News | February 17, 2015

European Lung Cancer Screening Trial Results Can Infer Effects of Population-Based Screening

Study compares baseline characteristics of participants, eligible non-participants for low dose computed tomography screening

CT systems, computed tomography, lung cancer, study, screening, Europe

February 17, 2015 — Results of the NELSON lung cancer screening trial using low dose computed tomography (LDCT) can be used to predict the effect of population-based screening on the Dutch population. Researchers say the study results — which were published in the Journal of Thoracic Oncology — can be used even though there were slight differences in baseline characteristics of participants in the control arm versus eligible non-participants.

In the United States, the National Lung Screening Trial (NLST) showed that lung cancer screening with LDCT can reduce lung cancer mortality by 20 percent compared to chest X-ray for a high-risk population defined as current or former smokers with at least a 30 pack-year history and an age of 55-74 years. In Europe, the ongoing Dutch-Belgian lung cancer screening trial (NELSON) investigated whether screening with LDCT can reduce lung cancer mortality by at least 25 percent compared to no screening at 10 years of follow-up for individuals aged 50-75 years with a smoking history of 15 cigarettes per day for 25 years or 10 cigarettes for 30 years, and were still smoking or had quit 10 years ago. It is important when interpreting the results of screening studies to know whether study participants are representative of the target population, since there may be selection bias in the volunteers who are willing to participate in screening programs.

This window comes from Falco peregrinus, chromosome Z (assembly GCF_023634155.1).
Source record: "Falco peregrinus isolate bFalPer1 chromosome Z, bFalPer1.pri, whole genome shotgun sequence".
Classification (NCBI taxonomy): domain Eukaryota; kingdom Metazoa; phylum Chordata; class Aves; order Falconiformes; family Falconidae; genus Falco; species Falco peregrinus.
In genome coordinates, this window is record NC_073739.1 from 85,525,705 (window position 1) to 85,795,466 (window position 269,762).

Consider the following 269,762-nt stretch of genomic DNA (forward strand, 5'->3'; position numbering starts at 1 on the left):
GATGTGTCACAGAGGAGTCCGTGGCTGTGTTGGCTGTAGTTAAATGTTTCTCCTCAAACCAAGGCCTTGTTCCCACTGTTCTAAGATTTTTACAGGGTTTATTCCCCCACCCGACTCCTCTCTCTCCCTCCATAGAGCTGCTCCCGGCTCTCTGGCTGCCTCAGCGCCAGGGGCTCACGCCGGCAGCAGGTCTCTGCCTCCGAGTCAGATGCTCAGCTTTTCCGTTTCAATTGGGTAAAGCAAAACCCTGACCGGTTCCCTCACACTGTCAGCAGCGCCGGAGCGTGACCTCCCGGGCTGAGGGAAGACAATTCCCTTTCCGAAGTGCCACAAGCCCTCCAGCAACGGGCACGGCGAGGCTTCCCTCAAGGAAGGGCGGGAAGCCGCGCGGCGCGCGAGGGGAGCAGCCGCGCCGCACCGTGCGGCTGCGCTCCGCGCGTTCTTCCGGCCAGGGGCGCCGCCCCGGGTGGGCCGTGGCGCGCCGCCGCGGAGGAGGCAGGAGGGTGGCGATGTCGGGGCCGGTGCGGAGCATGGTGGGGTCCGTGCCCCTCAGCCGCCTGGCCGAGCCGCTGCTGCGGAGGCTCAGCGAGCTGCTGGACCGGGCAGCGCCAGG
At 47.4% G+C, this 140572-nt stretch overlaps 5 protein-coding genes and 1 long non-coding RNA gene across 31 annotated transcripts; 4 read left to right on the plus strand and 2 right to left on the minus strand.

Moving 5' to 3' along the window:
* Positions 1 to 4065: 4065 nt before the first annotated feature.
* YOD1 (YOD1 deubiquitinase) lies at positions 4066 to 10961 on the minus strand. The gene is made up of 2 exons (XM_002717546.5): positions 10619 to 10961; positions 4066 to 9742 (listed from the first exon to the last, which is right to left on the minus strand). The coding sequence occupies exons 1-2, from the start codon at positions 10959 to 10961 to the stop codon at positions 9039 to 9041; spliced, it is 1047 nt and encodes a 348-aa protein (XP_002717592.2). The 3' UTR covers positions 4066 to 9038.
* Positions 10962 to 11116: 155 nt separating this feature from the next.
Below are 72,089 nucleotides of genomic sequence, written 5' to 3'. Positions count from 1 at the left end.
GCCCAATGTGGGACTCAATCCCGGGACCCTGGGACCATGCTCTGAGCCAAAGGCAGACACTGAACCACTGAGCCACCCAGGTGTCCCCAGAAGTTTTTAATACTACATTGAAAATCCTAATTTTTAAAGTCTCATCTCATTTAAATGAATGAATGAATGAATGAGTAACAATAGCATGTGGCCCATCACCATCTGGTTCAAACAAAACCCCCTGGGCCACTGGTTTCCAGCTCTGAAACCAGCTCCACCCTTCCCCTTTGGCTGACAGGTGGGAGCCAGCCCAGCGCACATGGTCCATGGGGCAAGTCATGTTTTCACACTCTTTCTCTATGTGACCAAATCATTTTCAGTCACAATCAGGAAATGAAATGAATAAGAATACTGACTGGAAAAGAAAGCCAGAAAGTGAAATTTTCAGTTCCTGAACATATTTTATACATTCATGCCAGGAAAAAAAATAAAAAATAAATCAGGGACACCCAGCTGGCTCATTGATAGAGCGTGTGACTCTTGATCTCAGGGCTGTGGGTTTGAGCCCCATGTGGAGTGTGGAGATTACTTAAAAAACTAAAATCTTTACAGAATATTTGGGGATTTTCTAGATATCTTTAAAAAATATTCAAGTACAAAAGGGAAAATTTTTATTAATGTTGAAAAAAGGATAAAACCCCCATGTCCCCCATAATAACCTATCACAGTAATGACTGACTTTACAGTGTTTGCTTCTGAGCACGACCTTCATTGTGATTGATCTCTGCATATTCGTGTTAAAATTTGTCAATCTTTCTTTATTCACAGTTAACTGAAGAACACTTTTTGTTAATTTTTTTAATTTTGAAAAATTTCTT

In the NELSON trial individuals at high risk for lung cancer were identified by sending a health questionnaire to 606,409 persons aged 50-74. Of those that responded, 30,051 eligible subjects received an invitation to participate with 15,822 accepting and randomized to either LDCT (N=7,915) or control (N=7,907). The remaining individuals were defined as eligible non-responders (non-participants), and in this sub-study of the NELSON trial the baseline characteristics and mortality profiles of eligible non-participants (N=13,670) were compared to the control arm (N=7,453).

The results show that the control participants of the NELSON trial were statistically younger, had better self-reported health, were more physically active, higher educated, and more often former smokers compared to eligible non-participants, although the actual numerical differences were minimal. Eligible non-participants had a higher all-cause mortality rate and mortality due to cardiovascular, respiratory, and non-cancerous diseases. However, the relative proportion of subjects that died due to all types of cancer was higher among participants.

The authors noted that "so far no large lung screening trial using LDCT has studied the differences in baseline characteristics and potential effect on mortality profiles between participants and eligible non-participants. While the distribution of participant characteristics in the NELSON study suggest that the study population is somewhat younger, healthier (e.g. more physically active, less current smokers), higher educated and has a slightly different mortality rate profiles, these differences are modest and therefore it seems unlikely that these differences will influence the generalizability of the main results of the NELSON trial to the target population."